Notes from the editor: Where is home?

Green Fields Seen From A Hut in Pai, Thailand

Is home where the heart is, or is it wherever you lay your hat?

While the rest of the S.E.A Backpacker Team flew to exotic South East Asian destinations, I decided that it was time for me to go ‘home’. Instead of palm trees, white sands and tropical smells, for some strange reason, I was craving the colder climate, comfort food and familiar faces of my birthplace, England.

What!? Wait a minute… rewind back to 2008 working in an office in Manchester and all I wanted to do was to get as far away from home as possible!

Constant itchy feet and a desire to discover the big wide world made me feel trapped in my hometown and eager to get away. Flying straight from London on a one-way ticket into the chaos of Kathmandu certainly flung me out of my comfort zone and I felt very far from home indeed!

After living in South East Asia for nearly four years now, and with family and friends scattered across different parts of the globe, the concept of ‘home’ for me has become somewhat diluted. In a short space of time, I’ve lived in Bangkok, Singapore, Kuala Lumpur, Koh Phangan and Chiang Mai, I’ve slept in more beds, bunks and hammocks than I can remember couch-surfed at friends flats and am forever waking up with that bizarre split-second feeling of not having a clue where the hell I am!

During incredible, life-changing adventures in South East Asia, I’d be lying if I didn’t admit that here have been times when I have craved home…

I’ve missed going to the pub to see friends, having a good old natter with my mum and having my own kettle to make cup of tea – oh the luxury! There have also been times when I have felt bizarrely and instantly at home in a place where I have never been before, have felt like I’ve known a brand new group of friends all my life, and nostalgically stepped onto flights not wanting to leave a place that I’d been in for just a few days but that had strangely began to feel like home.

For many backpackers, the initial leap of leaving ‘home’ is often a difficult thing to do…

Much as you can’t wait to experience amazing new sights and sounds, the tug on your heartstrings at saying goodbye to your family, friends and dog is a constant reminder that you are stepping out of your comfort zone.

Yet the minute you get to South East Asia, dump your backpack on the bed in a lively dorm room and start to meet like-minded travellers, you start to feel much better.

Despite the paint peeling off the walls, the pet rat you’ve acquired poking our your bin or that dim light bulb hanging precariously without a shade… it does feel, well, just a little like ‘home’. With the friends you make and the travel experiences you share along the way, you create a ‘home from home’ and once again find your comfort in a strange new world.

So what is a home exactly? Is it a building or a place where you grew up or where you went to school? Is it where your family and friends are located? Is it a place where you feel like you can just relax and be yourself? Lyrically speaking, is ‘home where the heart is?’ or is it ‘Wherever you lay your hat?’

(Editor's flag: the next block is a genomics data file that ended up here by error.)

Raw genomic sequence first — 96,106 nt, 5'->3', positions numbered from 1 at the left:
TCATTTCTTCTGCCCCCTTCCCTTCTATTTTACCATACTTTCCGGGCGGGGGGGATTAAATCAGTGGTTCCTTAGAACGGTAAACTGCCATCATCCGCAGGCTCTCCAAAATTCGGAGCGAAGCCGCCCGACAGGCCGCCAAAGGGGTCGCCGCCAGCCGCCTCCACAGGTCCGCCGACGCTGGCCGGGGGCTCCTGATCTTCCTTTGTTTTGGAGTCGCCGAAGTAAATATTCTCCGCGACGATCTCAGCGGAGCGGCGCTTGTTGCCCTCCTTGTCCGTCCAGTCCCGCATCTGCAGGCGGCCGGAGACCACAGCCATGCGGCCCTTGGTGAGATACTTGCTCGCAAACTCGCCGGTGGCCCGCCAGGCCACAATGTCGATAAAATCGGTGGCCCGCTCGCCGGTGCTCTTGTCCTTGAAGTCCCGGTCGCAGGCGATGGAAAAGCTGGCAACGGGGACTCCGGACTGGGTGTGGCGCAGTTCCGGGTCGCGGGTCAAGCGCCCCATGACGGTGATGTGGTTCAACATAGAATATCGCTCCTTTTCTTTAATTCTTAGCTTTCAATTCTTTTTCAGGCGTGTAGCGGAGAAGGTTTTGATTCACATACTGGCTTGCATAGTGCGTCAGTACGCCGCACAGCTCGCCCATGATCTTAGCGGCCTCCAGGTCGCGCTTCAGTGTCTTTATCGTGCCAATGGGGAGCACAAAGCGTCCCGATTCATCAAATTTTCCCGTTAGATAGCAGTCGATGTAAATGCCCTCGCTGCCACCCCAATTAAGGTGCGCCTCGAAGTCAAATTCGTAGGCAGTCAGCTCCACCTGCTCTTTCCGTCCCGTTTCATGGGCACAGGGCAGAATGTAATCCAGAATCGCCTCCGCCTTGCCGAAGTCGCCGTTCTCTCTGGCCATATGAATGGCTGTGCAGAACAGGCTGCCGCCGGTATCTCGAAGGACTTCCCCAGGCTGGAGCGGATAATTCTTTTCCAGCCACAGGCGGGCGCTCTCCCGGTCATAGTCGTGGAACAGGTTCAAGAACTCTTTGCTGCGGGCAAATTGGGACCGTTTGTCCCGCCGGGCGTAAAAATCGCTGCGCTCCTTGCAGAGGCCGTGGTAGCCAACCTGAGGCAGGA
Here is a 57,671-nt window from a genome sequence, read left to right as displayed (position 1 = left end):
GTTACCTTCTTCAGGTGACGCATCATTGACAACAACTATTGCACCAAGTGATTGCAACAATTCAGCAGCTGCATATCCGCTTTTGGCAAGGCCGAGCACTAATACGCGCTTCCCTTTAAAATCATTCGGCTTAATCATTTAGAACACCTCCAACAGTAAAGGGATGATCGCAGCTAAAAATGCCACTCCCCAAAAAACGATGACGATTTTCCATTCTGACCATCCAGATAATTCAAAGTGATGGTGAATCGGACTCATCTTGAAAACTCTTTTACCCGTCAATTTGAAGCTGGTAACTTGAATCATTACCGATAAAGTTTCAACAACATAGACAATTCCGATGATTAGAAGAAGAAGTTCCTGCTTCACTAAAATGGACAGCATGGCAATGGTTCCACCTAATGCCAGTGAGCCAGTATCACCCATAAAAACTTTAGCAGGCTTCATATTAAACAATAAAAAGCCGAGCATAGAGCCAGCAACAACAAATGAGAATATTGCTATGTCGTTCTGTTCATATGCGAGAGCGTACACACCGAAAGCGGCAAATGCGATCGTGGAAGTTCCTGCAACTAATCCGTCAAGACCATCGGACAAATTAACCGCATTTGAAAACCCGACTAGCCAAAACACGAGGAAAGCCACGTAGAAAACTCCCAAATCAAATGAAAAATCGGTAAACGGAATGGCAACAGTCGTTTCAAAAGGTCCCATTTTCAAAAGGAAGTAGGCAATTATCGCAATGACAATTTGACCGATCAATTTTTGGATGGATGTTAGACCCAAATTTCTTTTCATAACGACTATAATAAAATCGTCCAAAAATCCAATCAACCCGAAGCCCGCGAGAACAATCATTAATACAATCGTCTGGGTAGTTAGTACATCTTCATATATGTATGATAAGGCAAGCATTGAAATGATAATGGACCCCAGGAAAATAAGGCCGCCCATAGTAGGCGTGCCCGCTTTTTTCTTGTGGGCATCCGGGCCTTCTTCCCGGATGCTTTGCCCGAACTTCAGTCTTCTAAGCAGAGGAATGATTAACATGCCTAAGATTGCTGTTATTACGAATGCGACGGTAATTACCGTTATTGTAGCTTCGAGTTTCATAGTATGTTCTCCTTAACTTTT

A recent article I read suggested that one of the developments of modern, digital society is that people now make a home online… Skype, Facebook and Email are places where you connect to family and friends, no matter where you are in the world. Surrounding oneoursleself with photos, walls full of quotes and images that are meaningful to you is a virtual representation of ‘home’.

I looked to the trusted Oxford English Dictionary to get an official meaning:

1)    The place where one lives permanently, especially as a member of a family or household.

Mmh… I was worried. That certainly didn’t apply to me. I don’t really live anywhere for any real length of time and at the moment I’m living alone… As a backpacker turned expat was I deemed homeless in the eyes of the Oxford English Dictionary? Where was my home? Did I have one? I turned to the next definition for inspiration…

2)    A place where something flourishes or grows.

Aha! Much better. For me, this definition shed light on a phrase that has made many a backpacker cringe, yet still rings true; “I left home to find myself!” Well hang on, some people might say… if you are in the comfort of where you came from in the first place, then why do you have to leave it and go away to find yourself? Why do people travel to find something in themselves that they can’t find at home? There must be more to it…

For me, home is not somewhere that you can put your feet up and watch TV, or somewhere where you can spend all day in pajamas or even a house with bricks and mortar… or a building, or town or country. And, as much as I’d love to collect all of my friends and family altogether onto a beautiful, remote South East Asian island and call it ‘home’… I know that wouldn’t be right either.

Home for me, far from being a comfort zone, is somewhere that you just know that you are meant to be at that moment.

Home is everywhere and anywhere you want to be. Home is a place where you can be true to yourself and pursue the constant journey of following your dreams…

As long as you carry on chasing what you believe, you’ll find yourself at home wherever you want to be.

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    Nikki Scott is the founder & editor of South East Asia Backpacker. A traveller-turned-entrepreneur, she left the UK in 2009 and after 6 months on the road, she started a bi-monthly print magazine about backpacking in Asia. South America Backpacker soon followed and today she runs her backpacking enterprise from her base in Spain. Her honest and fascinating book, Backpacker Business, tells the story of her success in the face of adversity.